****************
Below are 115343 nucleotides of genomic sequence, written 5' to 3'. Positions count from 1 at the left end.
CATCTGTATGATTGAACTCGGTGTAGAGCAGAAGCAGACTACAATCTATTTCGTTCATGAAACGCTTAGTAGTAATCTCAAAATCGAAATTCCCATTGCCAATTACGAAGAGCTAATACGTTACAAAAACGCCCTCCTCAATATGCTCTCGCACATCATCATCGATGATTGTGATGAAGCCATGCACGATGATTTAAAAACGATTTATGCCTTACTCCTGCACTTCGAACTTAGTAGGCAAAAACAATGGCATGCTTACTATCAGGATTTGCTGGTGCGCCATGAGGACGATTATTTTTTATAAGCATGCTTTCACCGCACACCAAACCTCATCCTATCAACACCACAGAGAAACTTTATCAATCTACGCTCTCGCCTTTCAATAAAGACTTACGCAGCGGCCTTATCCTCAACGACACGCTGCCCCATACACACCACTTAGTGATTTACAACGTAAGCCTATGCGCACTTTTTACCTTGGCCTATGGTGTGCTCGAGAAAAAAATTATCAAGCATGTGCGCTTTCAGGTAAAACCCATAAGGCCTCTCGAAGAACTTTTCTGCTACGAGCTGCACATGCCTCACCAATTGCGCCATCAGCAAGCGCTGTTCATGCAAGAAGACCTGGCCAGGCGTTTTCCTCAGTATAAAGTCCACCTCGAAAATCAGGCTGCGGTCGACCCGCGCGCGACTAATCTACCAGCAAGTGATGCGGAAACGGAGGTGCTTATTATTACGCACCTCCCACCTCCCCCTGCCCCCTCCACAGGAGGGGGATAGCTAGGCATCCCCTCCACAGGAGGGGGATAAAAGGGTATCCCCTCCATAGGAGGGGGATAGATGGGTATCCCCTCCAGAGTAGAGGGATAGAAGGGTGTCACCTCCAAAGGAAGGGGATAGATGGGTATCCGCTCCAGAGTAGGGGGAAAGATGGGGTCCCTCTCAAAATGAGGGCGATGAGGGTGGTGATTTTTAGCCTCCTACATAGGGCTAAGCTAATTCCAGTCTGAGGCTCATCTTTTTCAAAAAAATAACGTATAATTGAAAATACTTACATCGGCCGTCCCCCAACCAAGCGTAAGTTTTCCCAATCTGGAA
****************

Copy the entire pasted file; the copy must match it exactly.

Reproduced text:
Below are 115343 nucleotides of genomic sequence, written 5' to 3'. Positions count from 1 at the left end.
CATCTGTATGATTGAACTCGGTGTAGAGCAGAAGCAGACTACAATCTATTTCGTTCATGAAACGCTTAGTAGTAATCTCAAAATCGAAATTCCCATTGCCAATTACGAAGAGCTAATACGTTACAAAAACGCCCTCCTCAATATGCTCTCGCACATCATCATCGATGATTGTGATGAAGCCATGCACGATGATTTAAAAACGATTTATGCCTTACTCCTGCACTTCGAACTTAGTAGGCAAAAACAATGGCATGCTTACTATCAGGATTTGCTGGTGCGCCATGAGGACGATTATTTTTTATAAGCATGCTTTCACCGCACACCAAACCTCATCCTATCAACACCACAGAGAAACTTTATCAATCTACGCTCTCGCCTTTCAATAAAGACTTACGCAGCGGCCTTATCCTCAACGACACGCTGCCCCATACACACCACTTAGTGATTTACAACGTAAGCCTATGCGCACTTTTTACCTTGGCCTATGGTGTGCTCGAGAAAAAAATTATCAAGCATGTGCGCTTTCAGGTAAAACCCATAAGGCCTCTCGAAGAACTTTTCTGCTACGAGCTGCACATGCCTCACCAATTGCGCCATCAGCAAGCGCTGTTCATGCAAGAAGACCTGGCCAGGCGTTTTCCTCAGTATAAAGTCCACCTCGAAAATCAGGCTGCGGTCGACCCGCGCGCGACTAATCTACCAGCAAGTGATGCGGAAACGGAGGTGCTTATTATTACGCACCTCCCACCTCCCCCTGCCCCCTCCACAGGAGGGGGATAGCTAGGCATCCCCTCCACAGGAGGGGGATAAAAGGGTATCCCCTCCATAGGAGGGGGATAGATGGGTATCCCCTCCAGAGTAGAGGGATAGAAGGGTGTCACCTCCAAAGGAAGGGGATAGATGGGTATCCGCTCCAGAGTAGGGGGAAAGATGGGGTCCCTCTCAAAATGAGGGCGATGAGGGTGGTGATTTTTAGCCTCCTACATAGGGCTAAGCTAATTCCAGTCTGAGGCTCATCTTTTTCAAAAAAATAACGTATAATTGAAAATACTTACATCGGCCGTCCCCCAACCAAGCGTAAGTTTTCCCAATCTGGAA